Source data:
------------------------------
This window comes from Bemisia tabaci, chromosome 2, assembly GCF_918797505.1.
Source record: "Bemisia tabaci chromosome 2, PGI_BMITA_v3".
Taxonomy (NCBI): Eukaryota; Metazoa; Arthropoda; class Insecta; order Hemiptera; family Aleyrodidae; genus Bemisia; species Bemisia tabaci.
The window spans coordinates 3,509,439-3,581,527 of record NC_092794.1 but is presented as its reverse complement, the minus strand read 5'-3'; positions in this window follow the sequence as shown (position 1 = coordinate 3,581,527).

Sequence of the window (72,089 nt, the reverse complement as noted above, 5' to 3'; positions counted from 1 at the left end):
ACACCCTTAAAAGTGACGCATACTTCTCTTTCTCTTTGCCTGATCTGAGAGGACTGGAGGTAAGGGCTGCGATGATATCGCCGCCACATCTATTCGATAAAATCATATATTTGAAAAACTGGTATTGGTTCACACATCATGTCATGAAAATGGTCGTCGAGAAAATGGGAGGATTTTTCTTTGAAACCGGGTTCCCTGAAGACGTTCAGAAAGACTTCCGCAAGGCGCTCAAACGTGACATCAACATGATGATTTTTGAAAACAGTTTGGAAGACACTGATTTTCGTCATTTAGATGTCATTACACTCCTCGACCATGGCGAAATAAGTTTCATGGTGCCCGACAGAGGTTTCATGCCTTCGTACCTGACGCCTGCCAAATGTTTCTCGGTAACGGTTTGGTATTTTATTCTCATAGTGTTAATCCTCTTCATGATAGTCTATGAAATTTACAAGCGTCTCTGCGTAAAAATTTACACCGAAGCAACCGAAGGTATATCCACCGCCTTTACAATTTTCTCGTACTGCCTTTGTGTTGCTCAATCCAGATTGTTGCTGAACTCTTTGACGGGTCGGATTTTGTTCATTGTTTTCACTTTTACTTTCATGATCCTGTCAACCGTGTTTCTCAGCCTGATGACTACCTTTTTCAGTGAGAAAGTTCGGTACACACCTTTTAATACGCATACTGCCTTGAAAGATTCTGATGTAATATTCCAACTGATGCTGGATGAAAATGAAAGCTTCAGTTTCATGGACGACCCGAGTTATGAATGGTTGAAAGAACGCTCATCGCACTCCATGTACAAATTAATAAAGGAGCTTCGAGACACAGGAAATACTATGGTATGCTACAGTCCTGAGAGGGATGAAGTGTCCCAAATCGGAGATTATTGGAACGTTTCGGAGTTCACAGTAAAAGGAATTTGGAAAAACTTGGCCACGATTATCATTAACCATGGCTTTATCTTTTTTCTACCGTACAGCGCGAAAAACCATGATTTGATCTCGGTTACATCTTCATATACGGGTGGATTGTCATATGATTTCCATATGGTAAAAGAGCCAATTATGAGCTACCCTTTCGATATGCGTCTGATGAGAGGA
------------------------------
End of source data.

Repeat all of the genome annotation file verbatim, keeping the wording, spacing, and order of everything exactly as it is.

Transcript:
This window comes from Bemisia tabaci, chromosome 2, assembly GCF_918797505.1.
Source record: "Bemisia tabaci chromosome 2, PGI_BMITA_v3".
Taxonomy (NCBI): Eukaryota; Metazoa; Arthropoda; class Insecta; order Hemiptera; family Aleyrodidae; genus Bemisia; species Bemisia tabaci.
The window spans coordinates 3,509,439-3,581,527 of record NC_092794.1 but is presented as its reverse complement, the minus strand read 5'-3'; positions in this window follow the sequence as shown (position 1 = coordinate 3,581,527).

Sequence of the window (72,089 nt, the reverse complement as noted above, 5' to 3'; positions counted from 1 at the left end):
ACACCCTTAAAAGTGACGCATACTTCTCTTTCTCTTTGCCTGATCTGAGAGGACTGGAGGTAAGGGCTGCGATGATATCGCCGCCACATCTATTCGATAAAATCATATATTTGAAAAACTGGTATTGGTTCACACATCATGTCATGAAAATGGTCGTCGAGAAAATGGGAGGATTTTTCTTTGAAACCGGGTTCCCTGAAGACGTTCAGAAAGACTTCCGCAAGGCGCTCAAACGTGACATCAACATGATGATTTTTGAAAACAGTTTGGAAGACACTGATTTTCGTCATTTAGATGTCATTACACTCCTCGACCATGGCGAAATAAGTTTCATGGTGCCCGACAGAGGTTTCATGCCTTCGTACCTGACGCCTGCCAAATGTTTCTCGGTAACGGTTTGGTATTTTATTCTCATAGTGTTAATCCTCTTCATGATAGTCTATGAAATTTACAAGCGTCTCTGCGTAAAAATTTACACCGAAGCAACCGAAGGTATATCCACCGCCTTTACAATTTTCTCGTACTGCCTTTGTGTTGCTCAATCCAGATTGTTGCTGAACTCTTTGACGGGTCGGATTTTGTTCATTGTTTTCACTTTTACTTTCATGATCCTGTCAACCGTGTTTCTCAGCCTGATGACTACCTTTTTCAGTGAGAAAGTTCGGTACACACCTTTTAATACGCATACTGCCTTGAAAGATTCTGATGTAATATTCCAACTGATGCTGGATGAAAATGAAAGCTTCAGTTTCATGGACGACCCGAGTTATGAATGGTTGAAAGAACGCTCATCGCACTCCATGTACAAATTAATAAAGGAGCTTCGAGACACAGGAAATACTATGGTATGCTACAGTCCTGAGAGGGATGAAGTGTCCCAAATCGGAGATTATTGGAACGTTTCGGAGTTCACAGTAAAAGGAATTTGGAAAAACTTGGCCACGATTATCATTAACCATGGCTTTATCTTTTTTCTACCGTACAGCGCGAAAAACCATGATTTGATCTCGGTTACATCTTCATATACGGGTGGATTGTCATATGATTTCCATATGGTAAAAGAGCCAATTATGAGCTACCCTTTCGATATGCGTCTGATGAGAGGA